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“Grading the ‘Boys”: Preseason Week Three, Cowboys vs. Chargers

Jonathan Bales

I’ve done a lot of analysis of the Cowboys/Chargers game (what to watch, DOs and DON’Ts, initial post-game notes, what we learned, final film study observations, and so on).  The Cowboys really played quite awfully, although there were some good signs (the offense scored a red zone touchdown and Sean Lee showed flashes of play-making ability, for example).

Today, I will grade the players.  In my first two “Grading the ‘Boys” segments, I explained that it would be impossible for me to study every player as closely as I deem necessary for grading.  Instead, I watch a select group of players in great detail and report back to you on their performance.

WR Miles Austin: A

He and Romo have the potential to be unstoppable on those back-shoulder fades.

FS Alan Ball: A-

Not sure if I mentioned this, but Ball looks much better tackling this season; brought down Darren Sproles in open field and looked solid elsewhere

RB Marion Barber: C

Barber’s first preseason grade; don’t see the added explosion and burst others are raving over

TE Martellus Bennett: B+

Showed why the Cowboys drafted him with freaky athleticism; always a great blocker; committed one false start; may have gotten “A-” if not for horrid post-touchdown dance

OT Robert Brewster: B+

Shocking performance; did receive some help from tight ends/running backs, but technique was much improved; one false start

LG Travis Bright: C

Just not seeing the same level of dominance from Bright as from Costa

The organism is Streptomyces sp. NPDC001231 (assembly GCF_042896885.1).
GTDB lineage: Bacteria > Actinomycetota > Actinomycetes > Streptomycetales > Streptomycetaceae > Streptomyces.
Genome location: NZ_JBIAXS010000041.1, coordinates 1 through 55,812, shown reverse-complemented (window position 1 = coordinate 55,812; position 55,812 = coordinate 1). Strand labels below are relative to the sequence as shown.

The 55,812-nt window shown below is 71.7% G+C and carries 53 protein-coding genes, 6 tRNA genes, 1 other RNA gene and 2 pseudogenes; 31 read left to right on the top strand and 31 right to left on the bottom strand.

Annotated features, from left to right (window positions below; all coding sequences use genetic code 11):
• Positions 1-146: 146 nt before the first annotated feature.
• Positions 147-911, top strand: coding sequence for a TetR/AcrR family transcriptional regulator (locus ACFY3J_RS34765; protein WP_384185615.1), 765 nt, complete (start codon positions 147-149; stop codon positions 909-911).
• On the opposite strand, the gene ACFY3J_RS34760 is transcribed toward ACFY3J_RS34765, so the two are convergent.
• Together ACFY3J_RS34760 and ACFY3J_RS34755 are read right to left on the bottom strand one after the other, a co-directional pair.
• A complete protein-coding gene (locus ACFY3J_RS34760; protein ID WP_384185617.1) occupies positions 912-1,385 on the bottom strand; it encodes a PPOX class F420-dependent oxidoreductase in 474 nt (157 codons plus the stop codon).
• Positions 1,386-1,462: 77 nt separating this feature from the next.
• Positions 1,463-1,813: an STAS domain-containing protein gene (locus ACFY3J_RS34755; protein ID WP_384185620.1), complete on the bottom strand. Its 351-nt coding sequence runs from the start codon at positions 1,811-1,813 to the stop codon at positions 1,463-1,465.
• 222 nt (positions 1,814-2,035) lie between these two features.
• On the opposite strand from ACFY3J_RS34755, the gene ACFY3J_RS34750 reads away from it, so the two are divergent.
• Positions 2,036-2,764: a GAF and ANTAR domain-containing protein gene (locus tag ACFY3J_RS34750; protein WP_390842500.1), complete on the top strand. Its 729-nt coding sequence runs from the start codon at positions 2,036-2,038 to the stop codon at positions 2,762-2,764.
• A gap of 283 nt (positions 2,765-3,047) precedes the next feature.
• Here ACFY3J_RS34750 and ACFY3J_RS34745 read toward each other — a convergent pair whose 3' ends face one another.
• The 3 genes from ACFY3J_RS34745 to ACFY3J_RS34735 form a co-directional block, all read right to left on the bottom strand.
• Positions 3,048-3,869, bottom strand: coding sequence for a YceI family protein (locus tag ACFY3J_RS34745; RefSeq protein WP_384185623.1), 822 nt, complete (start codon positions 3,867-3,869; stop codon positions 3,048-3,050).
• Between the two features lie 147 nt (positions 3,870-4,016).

S Barry Church: B+

He’s an “in-the-box” guy, but his tackling ability really stood out; if he can show adequate range, he’s got a shot



G/C Phil Costa: A-

Very impressive film; versatility will grab him a roster spot

RB Herb Donaldson: D-

Hesitant on runs and dances in hole; poor receiver

CB Cletis Gordon: A

Underestimated this guy; tremendous technique and coverage ability; displayed athleticism and ball skills on one-handed interception; also an emergency return man; will likely be Dallas’ fourth cornerback

FB Chris Gronkowski: D

Just can’t see how Cowboys will keep him on 53-man roster; loses balance and lunges at defenders; light years behind Deon Anderson

DE Jason Hatcher: B

Nothing extraordinary, but playing well this preseason against both pass and run; could unseat Spears for starting gig

LG Montrae Holland: A-

Really nice job in both run game and pass protection; showed good balance and is a “scrapper” inside

WR Sam Hurd: B

Stepped up with roster spot in question; probably more potential as a receiver than Jesse Holley

CB Mike Jenkins: C

Nothing to worry about, but got beat a few times inside; showed poor technique by losing leverage, missing on press

QB Jon Kitna: B

Others hate, but I am comfortable with Kitna as backup; has checked out of four plays this preseason, all with good results

LB Sean Lee: B-

Up-and-down night; lost track of ball a few times early (two run plays and a screen that I noticed), but responded well and made some tremendous plays to close out game

S Danny McCray: C-

Still not as impressed with this guy as others; blew assignment in third quarter to yield huge play; special teams ability could save him, but I prefer Church

RG Pat McQuistan: F

Next.

FS Akwasi Owusu-Ansah: C+

Hesitant on kickoff returns but showed burst and decisiveness on punt return; no obvious mental errors

QB Tony Romo: C-

By my count, was off-target on four of 11 passes; analysis of 2009 off-target passes shows he’s missed about twice as many this preseason; also made poor decision on interception

NT Junior Siavii:  B

Arrival of Josh Brent has lit fire under Siavii; would be nice to see him improve in pass rush

RT Sam Young:  D-

Really poor game after solid outings earlier; yielded only sack of game and got beat other times due to poor technique and lack of quickness; lined up off of line of scrimmage twice in period of a few plays

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Cowboys vs. Chargers Preseason Film Study Observations

Jonathan Bales

I’ve already posted initial game notes, “DOs and DON’Ts analysis,” and what we learned from the Cowboys/Chargers game.  Now that I’ve finally had a chance to completely break down the film, here are my final observations.

Play-Calling/Formation Notes